A personal services contract is characterized by the employer employee relationship it creates between the government and the contractor's personnel. Logistical Support, Inc., B-224592, Dec. 23, 1986, 86-2 CPD Para. 709; FAR Sec. 37.104(a) (FAC 84-40). Each contract arrangement is judged in light of its particular circumstances. Monarch Enterprises, Inc., B-233303 et al., Mar. 2, 1989, 89-1 CPD Para. ***. While the FAR enumerates various factors to be considered in making this judgment, including whether performance is on site and whether principal tools are furnished by the government, it provides that the "key question" in determining whether a contract is for personal services is: "Will the government exercise relatively continuous supervision and control over contractor personnel performing the contract."
FAR Sec. 37.104(c)(2) (FAC 84-40).
We have carefully reviewed the record, and we find no basis to conclude that the procurement will establish an employer-employee relationship so as to create an unauthorized personal services type contract. While, as stated above, the FAR provides that performance on site and the use of principal tools and equipment furnished by the government are elements to be used as a guide in assessing whether or not a proposed contract is personal in nature, we do not think that the presence of these factors per se renders the contract a personal services contract. Rather, we think that these factors relied upon by the protester are to be used as indicia of continuous supervision and control of contractor personnel by the government. In this case, the protester has failed to show how the presence of these factors demonstrate such supervision and control.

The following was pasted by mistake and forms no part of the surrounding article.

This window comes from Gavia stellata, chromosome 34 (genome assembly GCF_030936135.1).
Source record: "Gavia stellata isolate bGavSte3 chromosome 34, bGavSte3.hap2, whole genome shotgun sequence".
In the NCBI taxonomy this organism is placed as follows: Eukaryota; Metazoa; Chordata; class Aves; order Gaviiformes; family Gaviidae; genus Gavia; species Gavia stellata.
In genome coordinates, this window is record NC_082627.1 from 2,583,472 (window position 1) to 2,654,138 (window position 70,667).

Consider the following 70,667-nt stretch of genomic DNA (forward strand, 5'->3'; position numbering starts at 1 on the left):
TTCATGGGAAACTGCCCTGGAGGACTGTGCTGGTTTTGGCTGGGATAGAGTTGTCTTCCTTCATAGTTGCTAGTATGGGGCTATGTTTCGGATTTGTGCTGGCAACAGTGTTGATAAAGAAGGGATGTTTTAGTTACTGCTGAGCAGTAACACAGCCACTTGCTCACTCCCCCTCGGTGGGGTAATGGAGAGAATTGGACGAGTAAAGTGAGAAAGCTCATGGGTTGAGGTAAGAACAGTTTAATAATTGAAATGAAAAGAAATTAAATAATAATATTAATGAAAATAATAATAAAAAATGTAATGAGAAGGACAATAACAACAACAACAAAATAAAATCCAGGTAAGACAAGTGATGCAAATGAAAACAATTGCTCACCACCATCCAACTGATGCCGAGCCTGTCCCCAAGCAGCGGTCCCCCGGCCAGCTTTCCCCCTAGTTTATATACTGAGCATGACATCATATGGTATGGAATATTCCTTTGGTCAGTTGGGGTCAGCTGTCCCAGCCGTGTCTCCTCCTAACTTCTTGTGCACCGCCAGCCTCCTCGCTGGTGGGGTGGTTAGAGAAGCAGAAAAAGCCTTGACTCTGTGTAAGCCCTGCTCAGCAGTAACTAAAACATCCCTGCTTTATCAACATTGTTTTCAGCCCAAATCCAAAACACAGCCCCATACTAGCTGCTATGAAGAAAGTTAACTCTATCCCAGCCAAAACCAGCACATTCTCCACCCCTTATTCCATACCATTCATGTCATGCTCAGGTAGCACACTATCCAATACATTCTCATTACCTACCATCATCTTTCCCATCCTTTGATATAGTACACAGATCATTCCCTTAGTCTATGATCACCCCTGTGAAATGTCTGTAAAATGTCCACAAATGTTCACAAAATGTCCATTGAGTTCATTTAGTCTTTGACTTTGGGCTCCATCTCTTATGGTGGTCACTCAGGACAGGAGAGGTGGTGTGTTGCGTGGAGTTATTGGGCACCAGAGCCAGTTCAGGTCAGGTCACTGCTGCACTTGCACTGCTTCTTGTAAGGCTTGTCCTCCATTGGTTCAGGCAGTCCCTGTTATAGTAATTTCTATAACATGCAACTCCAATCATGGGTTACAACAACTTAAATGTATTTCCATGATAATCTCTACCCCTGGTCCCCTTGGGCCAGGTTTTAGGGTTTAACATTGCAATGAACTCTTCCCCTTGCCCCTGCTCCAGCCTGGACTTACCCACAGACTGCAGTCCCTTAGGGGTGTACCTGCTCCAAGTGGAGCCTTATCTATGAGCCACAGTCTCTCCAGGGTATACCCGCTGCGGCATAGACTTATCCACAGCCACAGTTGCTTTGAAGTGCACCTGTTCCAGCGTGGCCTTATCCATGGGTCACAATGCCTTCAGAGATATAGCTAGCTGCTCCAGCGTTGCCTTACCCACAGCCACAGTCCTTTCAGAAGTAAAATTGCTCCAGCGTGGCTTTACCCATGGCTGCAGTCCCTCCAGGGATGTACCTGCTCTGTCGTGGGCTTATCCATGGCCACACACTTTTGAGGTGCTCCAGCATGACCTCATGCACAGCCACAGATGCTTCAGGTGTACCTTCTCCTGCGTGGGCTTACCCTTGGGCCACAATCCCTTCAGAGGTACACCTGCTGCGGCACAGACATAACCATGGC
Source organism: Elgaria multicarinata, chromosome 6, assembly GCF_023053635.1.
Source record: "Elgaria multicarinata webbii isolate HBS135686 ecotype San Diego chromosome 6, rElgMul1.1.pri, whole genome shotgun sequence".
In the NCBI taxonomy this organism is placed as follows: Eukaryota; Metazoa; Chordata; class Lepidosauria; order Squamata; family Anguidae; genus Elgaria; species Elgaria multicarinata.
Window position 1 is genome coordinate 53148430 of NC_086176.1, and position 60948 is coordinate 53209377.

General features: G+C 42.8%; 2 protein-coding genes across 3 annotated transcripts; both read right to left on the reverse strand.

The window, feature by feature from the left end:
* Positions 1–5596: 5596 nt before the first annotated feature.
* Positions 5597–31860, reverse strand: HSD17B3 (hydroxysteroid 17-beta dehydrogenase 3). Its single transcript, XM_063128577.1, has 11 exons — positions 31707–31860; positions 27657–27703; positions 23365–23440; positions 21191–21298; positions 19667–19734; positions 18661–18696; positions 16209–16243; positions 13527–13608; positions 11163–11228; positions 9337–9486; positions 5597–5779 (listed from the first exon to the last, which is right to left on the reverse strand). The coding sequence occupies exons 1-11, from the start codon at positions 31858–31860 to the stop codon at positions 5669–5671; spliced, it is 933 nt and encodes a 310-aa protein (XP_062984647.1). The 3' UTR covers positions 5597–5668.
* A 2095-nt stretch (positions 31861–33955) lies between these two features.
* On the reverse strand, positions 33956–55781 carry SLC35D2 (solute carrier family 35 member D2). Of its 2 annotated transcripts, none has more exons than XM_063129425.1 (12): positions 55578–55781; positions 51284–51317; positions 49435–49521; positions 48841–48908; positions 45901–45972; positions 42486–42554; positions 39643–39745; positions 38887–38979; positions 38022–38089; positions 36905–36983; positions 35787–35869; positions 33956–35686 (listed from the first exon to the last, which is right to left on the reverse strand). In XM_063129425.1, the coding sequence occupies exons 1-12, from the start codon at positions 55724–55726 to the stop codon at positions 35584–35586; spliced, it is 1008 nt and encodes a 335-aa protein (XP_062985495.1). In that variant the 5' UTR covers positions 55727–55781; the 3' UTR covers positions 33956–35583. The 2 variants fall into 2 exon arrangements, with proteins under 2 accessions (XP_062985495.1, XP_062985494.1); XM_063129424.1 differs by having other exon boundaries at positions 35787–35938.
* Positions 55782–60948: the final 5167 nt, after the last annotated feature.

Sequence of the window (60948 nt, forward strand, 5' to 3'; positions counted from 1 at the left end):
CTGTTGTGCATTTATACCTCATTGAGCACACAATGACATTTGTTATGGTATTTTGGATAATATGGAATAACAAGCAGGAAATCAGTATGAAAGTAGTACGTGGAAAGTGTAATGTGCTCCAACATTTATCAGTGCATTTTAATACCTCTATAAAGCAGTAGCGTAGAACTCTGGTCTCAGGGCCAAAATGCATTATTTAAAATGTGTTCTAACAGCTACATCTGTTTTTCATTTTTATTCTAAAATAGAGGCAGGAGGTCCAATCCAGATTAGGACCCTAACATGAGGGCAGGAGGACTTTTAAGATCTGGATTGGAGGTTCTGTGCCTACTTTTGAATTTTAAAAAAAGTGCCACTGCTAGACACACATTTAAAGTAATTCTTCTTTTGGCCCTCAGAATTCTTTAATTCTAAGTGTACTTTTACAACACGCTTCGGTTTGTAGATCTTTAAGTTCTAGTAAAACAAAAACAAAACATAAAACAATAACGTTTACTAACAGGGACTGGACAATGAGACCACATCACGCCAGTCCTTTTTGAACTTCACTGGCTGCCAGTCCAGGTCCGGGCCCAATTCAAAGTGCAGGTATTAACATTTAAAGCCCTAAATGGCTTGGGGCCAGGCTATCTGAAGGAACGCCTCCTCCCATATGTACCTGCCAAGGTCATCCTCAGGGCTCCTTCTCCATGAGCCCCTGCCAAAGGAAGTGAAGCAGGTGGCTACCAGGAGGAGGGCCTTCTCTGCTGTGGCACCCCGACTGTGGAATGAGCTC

First, many essential characteristics of the employer-employee relationship are not present here in the relationship between the government and contractor employees. Factors such as the contractor's right to hire and fire employees, to grant or deny individual leave requests, and to reassign employees negate the existence of a personal services contract as defined in the FAR. Second, and most importantly, our review of the language contained in the IFB indicates that the contractor is solely responsible for the supervision, management, and inspections of its employees' work under the contract. Specifically, the terms of the IFB provide that contractor employees, not the government, have the duty of overseeing employees and coordinating performance with the contracting officer's representative. See Americorp, B-231644, Oct. 6, 1988, 88-2 CPD Para. 331. Also, our review indicates that adequate direction is provided to the contractor through detailed written specifications contained in the solicitation. We therefore do not find that the government will exercise relatively continuous supervision and control over contractor personnel performing the contract.
Accordingly, the protest is denied.
/1/ Prior to issuing the IFB, the contracting officer prepared a determination of non-personal services stating, among other things, that the government will not retain the right to supervise the work of contractor employees, either directly or indirectly, that the government will have no part in the hiring and discharge of contractor employees other than as necessary for misconduct or security reasons, and that the government will not reserve the right to prepare work schedules for contractor employees.
/2/ Initially, we note that the protester has not demonstrated that its direct economic interest would be affected by the award of the contract under its existing terms. However, the agency has not challenged the protester's status as an interested party under our Bid Protest Regulations. See 4 C.F.R. Secs. 21.0(a) and 21.1(a) (1988). We therefore will consider this matter on the merits based on the record as presented to us.